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Amarok - Sol De Medianoche CD (album) cover

SOL DE MEDIANOCHE

Amarok

Prog Folk


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erik neuteboom
PROG REVIEWER
4 stars After their album QuentadharkŽn from 2004, here is the new CD by Spanish progressive folk formation Amarok (which means wolf in Eskimo language). The musical brainchild is Robert Santamaria who played in Venezuolan symphonic prog band Tapobran but later moved to Spain. He is the main composer, writer and he plays an impressive range of instruments, from keyboards, accordion and Turkish saz to Iranian santur, dulcimer, xylophone and glockenspiel, this is the second coming of Mike Oldfield on Tubular Bells!

On the new album entitled Sol De Medianoche he is assisted by five other band members and a serie of guest musicians on instruments like electric - and Spanish guitar, violin, trumpet, Tibetan chant and cymbals. The sound of Amarok is firmly rooted in folk/ethnic music but it scouts the border with jazz, fusion and symphonic prog. The climates are often Eastern sounding, due to the great vocals by Marta Seguar (powerful and expressive), she carries you away to Arabia, Turkey and Iran! The huge array of (often ethnic) instruments gives the music an extra, very captivasting dimension like the assorted woodwind, brass and percussion instruments. Some examples: a sultry atmosphere with varied woodwind - and flute isntruments, a piece with sparkling piano and jazzy guitar (by the known jazz guitar player Andres Oleagui) and a final part with organ and saxophone in Hermits, lots of dynamics (from swinging Hammond organ and soaring violin-Mellotron to dreamy piano and powerful trumpet) in Wendigo, swinging violin, electric guitar and fluent synthesizer runs in Eight Touts and a cascade of shifting moods in the intricate Xiongmao II (longing vocals with sensitive guitar, an accellaration with organ and brass and Spanish guitar with lush Mellotron and Hammond). I was also delighted about the very special rendition of Keith Emerson his composition Abaddon's Bolero featuring assorted percussion, accordion, didgeridoo and a final part with organ and trumpet. I am curious what the master himself thinks about it!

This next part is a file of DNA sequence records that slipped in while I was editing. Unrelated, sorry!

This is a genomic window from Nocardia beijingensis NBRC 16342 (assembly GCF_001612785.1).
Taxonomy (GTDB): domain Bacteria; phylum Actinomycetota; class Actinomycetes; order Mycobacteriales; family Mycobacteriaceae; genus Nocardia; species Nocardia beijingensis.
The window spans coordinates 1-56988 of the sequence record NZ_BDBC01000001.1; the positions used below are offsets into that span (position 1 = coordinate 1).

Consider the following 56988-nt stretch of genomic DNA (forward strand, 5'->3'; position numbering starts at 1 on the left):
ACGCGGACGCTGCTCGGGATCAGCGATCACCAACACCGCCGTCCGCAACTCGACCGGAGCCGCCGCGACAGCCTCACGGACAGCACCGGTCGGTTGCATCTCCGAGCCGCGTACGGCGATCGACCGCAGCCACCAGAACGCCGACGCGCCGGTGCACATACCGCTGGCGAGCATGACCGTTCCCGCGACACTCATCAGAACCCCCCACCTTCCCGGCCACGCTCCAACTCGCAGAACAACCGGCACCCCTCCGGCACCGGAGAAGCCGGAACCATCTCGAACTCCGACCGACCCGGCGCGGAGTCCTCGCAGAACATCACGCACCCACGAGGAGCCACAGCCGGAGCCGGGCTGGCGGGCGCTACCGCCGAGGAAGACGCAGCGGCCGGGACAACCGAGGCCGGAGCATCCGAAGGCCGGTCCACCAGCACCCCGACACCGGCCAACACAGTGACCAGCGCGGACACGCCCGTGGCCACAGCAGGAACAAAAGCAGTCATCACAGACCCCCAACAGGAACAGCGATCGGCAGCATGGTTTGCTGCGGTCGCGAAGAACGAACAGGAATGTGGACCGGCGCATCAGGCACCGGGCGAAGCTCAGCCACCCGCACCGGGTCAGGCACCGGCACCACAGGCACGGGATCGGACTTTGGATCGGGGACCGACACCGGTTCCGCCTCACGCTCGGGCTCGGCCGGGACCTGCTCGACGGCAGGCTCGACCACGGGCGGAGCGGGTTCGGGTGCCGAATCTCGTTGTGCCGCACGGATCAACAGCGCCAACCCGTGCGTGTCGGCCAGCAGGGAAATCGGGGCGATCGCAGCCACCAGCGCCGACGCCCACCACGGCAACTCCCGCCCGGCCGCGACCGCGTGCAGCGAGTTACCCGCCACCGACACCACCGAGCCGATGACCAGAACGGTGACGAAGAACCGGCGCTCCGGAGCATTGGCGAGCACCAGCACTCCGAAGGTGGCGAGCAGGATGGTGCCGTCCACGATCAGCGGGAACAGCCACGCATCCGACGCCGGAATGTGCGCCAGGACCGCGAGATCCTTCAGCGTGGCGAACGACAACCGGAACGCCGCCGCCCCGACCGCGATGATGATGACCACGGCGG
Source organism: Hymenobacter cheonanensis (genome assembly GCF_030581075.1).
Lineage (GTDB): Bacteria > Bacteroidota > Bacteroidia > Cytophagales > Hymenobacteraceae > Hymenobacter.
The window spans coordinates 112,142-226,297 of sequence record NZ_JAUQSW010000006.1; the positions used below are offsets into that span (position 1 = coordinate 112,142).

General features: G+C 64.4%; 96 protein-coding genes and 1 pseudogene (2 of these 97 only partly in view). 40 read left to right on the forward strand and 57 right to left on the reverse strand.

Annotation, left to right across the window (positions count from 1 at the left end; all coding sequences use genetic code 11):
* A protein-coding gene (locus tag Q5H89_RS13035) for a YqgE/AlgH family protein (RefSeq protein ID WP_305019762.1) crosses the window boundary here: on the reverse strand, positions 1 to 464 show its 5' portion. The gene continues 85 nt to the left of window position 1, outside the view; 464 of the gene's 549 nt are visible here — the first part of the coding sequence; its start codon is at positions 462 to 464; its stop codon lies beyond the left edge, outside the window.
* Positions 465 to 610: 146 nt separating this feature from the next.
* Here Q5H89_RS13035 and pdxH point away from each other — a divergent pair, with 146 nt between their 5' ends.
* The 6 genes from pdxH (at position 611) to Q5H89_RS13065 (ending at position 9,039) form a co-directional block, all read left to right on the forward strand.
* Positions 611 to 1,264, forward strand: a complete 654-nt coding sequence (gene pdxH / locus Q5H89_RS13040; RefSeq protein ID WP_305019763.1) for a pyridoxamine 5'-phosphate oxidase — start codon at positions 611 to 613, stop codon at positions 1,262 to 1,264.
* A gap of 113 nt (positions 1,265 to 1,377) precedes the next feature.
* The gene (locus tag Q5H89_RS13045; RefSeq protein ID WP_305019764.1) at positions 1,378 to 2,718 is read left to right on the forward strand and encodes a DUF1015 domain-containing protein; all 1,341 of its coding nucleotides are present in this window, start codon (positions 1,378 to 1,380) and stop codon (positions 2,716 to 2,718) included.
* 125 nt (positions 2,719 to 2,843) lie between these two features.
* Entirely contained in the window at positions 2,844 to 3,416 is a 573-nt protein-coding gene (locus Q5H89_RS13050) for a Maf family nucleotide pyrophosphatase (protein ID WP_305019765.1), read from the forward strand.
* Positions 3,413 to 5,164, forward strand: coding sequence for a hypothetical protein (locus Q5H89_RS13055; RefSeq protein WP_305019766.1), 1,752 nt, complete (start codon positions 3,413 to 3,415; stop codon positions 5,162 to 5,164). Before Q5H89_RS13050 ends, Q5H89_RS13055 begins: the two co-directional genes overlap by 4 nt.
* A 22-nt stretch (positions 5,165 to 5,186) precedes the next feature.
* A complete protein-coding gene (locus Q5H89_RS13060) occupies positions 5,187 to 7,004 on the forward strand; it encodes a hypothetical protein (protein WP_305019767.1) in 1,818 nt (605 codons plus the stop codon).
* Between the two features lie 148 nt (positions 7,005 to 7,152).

If you like adventurous progressive folk that blends with jazz, fusion and symphonic prog, this CD is captivating and exciting musical adventure!

Report this review (#120108)
Posted Sunday, April 29, 2007 | Review Permalink
ZowieZiggy
PROG REVIEWER
3 stars The last album to date from this Spanish fully embraces the prog folk roots. The music here (as in previous records) is rather complex and is far from this syrupy ballads that most of the bands referenced in this category are often playing.

What I don't like are the global vocalizing effects of Marta Segura (with some exceptions), and this throughout the album. It is quite difficult to bear for such a long work. They are most of the time quite embarrassing and resemble more to lamentations rather than enjoyable and melodic parts.

Musical influences are many. Medieval and traditional the first long piece of this album: "Hermits" is quite conventional for the genre and leans here and there on Tull.

Obviously, the Oriental ones (remember that Spain was conquered for several centuries) like during the long and languishing "Ishak The Fisherman" are pretty remarkable. Flute, mellotron, violin and surprising vocals make it a quite successful track.

Another highlight from "Sol De Medianoche" (midnight sun) is "Wendigo". It is a strange mix of flamenco, jazz and symphonic prog. It is quite well achieved actually. Great work on the organ as well.

The title track is another long and complex piece of music. Maybe too complex? It mixes jazz, and Eastern influences again. There are some fine piano parts as well, which conveys some tranquil feeling in the midst of this "heavy" track. Needless to say that the (too) few mellotron lines are beautiful and quite pleasant to my ears.

In all, this is a good album; in my views somewhat behind their excellent "Quentadharken" which remains my preferred "Amarok" album. Three stars.

Report this review (#307269)
Posted Friday, October 29, 2010 | Review Permalink

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